To uphold the Protestant Reformed Faith upon which our
National Constitution was established.

7th July 2020

“And I give unto them eternal life; and they shall never perish, neither shall any man pluck them out of my hand.” John 10:28

The Lord says, “I give unto them (that is, my sheep) eternal life;” not, “I will give them in the life to come; but I give it unto them now.” We therefore read, “He that believeth on the Son hath everlasting life”—has it now, as a present, felt, and enjoyed possession. This life is given manifestly when Christ reveals himself to the soul; for eternal life is then received out of his fulness as an enjoyed possession. All, then, who have truly fled for refuge, to lay hold of the hope set before them, embrace in so doing eternal life. They live, as being manifestly in Christ, for he is “our life;” and as they embrace it in him they feel its sweet movements in their breast, in the joy it communicates, in the peace it imparts, in the prospects it opens, in the doubts it removes, in the fears it disperses. Thus, in real religion, there is something, if I may so speak, tangible, something to be laid hold of; and this distinguishes a good hope through grace from every other hope which is delusive, enthusiastic, or visionary. Depend upon it, there is a reality in vital godliness, a possession for eternity, which, therefore, kills and deadens the living child of God to a perishing world, and the fading things of time and sense. Whenever we get a view of Christ, there is a view of eternal life in him; for he is the eternal Son of God, and when he makes himself known to the soul as such, he shews us that all our life is in him. The work that he accomplished is for eternity; he lives himself for ever and ever; and those whom he has redeemed by his blood, justified by his righteousness, and sanctified by his grace, will live for ever and ever in his glorious presence. It is the eternity of his love which stamps it with its main value and blessedness; for this life being eternal, secures not only perpetuity, but immutability, prevents it from any change in time as well as from any change in eternity, and secures it firm and stable to all the heirs of promise. As, then, they lay hold of eternal life in laying hold of him who is the life, and as the sweet movements of hope spring up in their breast, it opens before their eyes a vista of immortal joy.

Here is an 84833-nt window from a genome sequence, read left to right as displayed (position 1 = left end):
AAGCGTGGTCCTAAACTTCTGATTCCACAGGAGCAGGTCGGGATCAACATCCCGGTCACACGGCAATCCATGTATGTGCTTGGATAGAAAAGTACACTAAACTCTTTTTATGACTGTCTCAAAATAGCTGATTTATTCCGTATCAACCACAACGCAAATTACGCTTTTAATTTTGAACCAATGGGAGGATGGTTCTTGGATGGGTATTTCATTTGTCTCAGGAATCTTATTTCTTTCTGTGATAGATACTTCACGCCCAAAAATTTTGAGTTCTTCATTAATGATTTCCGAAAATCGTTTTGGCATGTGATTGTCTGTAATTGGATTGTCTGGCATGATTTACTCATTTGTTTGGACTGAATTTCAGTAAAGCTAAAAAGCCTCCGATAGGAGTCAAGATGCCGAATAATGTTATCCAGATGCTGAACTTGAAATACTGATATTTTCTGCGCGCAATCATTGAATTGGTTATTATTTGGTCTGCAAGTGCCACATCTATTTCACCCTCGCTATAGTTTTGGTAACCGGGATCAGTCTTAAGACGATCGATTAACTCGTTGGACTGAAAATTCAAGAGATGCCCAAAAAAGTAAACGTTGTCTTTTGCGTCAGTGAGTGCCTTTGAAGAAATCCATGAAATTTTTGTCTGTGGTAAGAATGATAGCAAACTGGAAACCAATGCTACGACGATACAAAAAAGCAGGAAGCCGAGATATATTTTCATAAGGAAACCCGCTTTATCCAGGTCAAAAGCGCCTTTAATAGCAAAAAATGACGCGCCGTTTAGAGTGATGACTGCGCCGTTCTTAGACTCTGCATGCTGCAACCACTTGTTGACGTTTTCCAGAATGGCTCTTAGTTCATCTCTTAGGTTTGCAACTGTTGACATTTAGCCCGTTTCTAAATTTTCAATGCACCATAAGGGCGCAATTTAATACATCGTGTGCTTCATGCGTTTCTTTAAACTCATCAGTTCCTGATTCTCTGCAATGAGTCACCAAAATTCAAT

J. C. Philpot 1802-1869


But one thing is needful

Luke 10 v 42

Mr Samuel Kingham